During this new in-depth writing habit of mine, I’ve experienced some of the benefits of daily journal writing:

  • I realize new things about myself and my though processes that I might not have realized if I hadn’t written them down.
  • I take a moment to focus on what feels important in my mind at the moment: what thoughts are constantly there?
  • I listen to myself: how do I feel today? Am I anxious, motivated, tired, stressed or energized?
  • I improve my concentration by focusing on a single, manual task for thirty minutes or so. It helps me focus on projects at hand during the rest on the day.

Retrospective Reading

And one of the huge benefits of writing a diary or a journal, when regarded in the long run, is the retrospect one gets when reading old diaries and journals. As I’ve been reading those old entries, especially from 2009 onward, I’ve understood myself in a different way than I did before.

Of course, I remember many of the big things I wrote about (and forgotten many of those that felt so big at the time but that lost their meaning in a few weeks or months). But the events and the people aren’t that important – it’s more about how I wrote about them. I’ve realized how much built-in anger I had when I was a teenager, and how I had no way of letting it out. So I wrote these awful things in my diary, and yelled at everything and everyone on paper – instead of confronting them in person.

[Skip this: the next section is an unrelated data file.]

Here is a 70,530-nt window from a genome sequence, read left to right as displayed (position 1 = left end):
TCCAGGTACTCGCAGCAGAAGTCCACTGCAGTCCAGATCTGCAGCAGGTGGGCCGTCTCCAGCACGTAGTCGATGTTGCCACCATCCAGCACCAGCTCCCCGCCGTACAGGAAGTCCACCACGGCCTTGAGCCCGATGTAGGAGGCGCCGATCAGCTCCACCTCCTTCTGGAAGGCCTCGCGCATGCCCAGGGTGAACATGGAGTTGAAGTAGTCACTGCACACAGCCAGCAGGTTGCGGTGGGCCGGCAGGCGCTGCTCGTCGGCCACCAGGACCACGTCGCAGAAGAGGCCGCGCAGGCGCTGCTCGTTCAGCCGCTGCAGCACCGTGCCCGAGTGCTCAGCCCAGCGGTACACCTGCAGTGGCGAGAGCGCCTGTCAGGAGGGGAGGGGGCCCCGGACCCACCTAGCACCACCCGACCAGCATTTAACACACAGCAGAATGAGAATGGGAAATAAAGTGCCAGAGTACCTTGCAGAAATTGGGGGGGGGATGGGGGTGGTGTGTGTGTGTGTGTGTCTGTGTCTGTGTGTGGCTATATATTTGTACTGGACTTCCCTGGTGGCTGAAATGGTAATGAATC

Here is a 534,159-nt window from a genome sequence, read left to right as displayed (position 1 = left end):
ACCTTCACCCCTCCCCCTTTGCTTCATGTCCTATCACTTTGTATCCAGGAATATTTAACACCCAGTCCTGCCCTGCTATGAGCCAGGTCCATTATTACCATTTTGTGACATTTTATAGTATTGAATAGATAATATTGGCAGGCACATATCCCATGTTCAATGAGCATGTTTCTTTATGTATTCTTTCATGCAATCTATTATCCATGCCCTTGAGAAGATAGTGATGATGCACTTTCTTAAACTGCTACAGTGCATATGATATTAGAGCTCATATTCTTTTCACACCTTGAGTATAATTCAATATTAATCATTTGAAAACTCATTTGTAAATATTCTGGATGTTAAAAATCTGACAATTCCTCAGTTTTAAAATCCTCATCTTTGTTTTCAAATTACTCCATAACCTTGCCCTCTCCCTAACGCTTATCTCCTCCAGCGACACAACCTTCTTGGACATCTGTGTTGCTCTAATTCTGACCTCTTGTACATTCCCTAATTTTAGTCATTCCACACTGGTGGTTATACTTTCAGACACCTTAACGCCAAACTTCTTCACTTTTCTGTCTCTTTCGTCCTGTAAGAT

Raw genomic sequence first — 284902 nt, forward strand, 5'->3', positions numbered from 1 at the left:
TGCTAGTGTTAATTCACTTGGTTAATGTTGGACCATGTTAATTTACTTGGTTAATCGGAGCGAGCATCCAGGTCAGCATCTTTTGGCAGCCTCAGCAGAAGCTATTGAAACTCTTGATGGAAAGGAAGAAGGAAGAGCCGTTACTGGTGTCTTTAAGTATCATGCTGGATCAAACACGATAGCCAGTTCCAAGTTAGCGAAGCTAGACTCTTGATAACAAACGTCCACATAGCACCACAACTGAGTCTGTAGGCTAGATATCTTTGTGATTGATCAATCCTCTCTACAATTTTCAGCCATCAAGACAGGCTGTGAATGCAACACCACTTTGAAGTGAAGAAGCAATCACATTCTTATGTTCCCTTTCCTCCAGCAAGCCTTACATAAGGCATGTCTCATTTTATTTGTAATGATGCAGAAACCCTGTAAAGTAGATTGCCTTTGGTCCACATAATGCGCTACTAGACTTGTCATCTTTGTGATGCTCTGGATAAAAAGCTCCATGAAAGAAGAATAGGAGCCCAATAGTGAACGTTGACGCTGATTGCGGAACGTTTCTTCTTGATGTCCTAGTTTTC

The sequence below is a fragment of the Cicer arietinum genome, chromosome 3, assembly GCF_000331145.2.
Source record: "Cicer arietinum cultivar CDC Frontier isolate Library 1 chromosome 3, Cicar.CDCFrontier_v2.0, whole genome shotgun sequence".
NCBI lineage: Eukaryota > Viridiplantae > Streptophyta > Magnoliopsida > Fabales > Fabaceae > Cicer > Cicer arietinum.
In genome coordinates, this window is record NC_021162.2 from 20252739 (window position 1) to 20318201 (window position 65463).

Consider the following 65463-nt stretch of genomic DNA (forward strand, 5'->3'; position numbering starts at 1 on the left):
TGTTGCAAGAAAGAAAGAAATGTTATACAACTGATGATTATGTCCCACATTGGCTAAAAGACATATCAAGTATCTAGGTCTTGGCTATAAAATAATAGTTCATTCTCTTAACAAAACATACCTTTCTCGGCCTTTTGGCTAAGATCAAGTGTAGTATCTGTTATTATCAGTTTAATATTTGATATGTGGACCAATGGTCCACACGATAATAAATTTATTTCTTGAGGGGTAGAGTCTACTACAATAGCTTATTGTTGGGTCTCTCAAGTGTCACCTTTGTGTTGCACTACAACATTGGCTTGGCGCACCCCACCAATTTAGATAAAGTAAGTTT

Reading old entries gave me a refreshed view of my younger self – what was I insecure about, what events and happenings did I consider being important enough to write about, and what did that mean, on a deeper level? My findings have been thought-provoking.

What I’ve thought about is this: what if I had never written a diary? What would I know about myself today, what kind of image would I have about my childhood and being a teenager? In his book Homo Deus – A Brief History of Tomorrow, Yuval Noah Harari speaks about the experiencing self and the narrating self.

The experiencing self is the person experiencing the emotions, thoughts and feelings in the moment. The experiencing self is able to tell exactly how one feels, giving a realistic, although subjective, description of the current state of life.

The narrating self takes over when the experiencing self is taking a break – and builds up a narrative, a story, that tells how the situation was. The narrative self tends to bend the curves, put a filter on what the experiencing self just told and transform the memories into something else, something nice and less complex.

In one way or the other, the narrative self distorts the real experience and creates, in the long run, a not-so-truthful perception of oneself and the happenings that occurred.

This doesn’t help us understand why we have become the people we are today. What events formed us, who had a great effect on our thoughts and opinions? Here, the diaries and journals come to our help. They are the reality check we need every once in a while – how was the experience really, was it as good or as bad as I remembered? What did I think of this thing previously, has my thinking shifted?

Writing a daily journal helps to understand our own progress and who we are. This, however, requires patience and self-discipline: in order to have something to analyze, you need to take the time to write down those entries. But it pays off in the end, I’d say. What do you think? Is it worth your time?

***

Why do you write a journal, if you do? Or what is keeping you from it? Can you relate to any of the benefits I mentioned in this blog post?

Keeping Your Vision Clear

IMG_7793_2

After the move, life has been busy.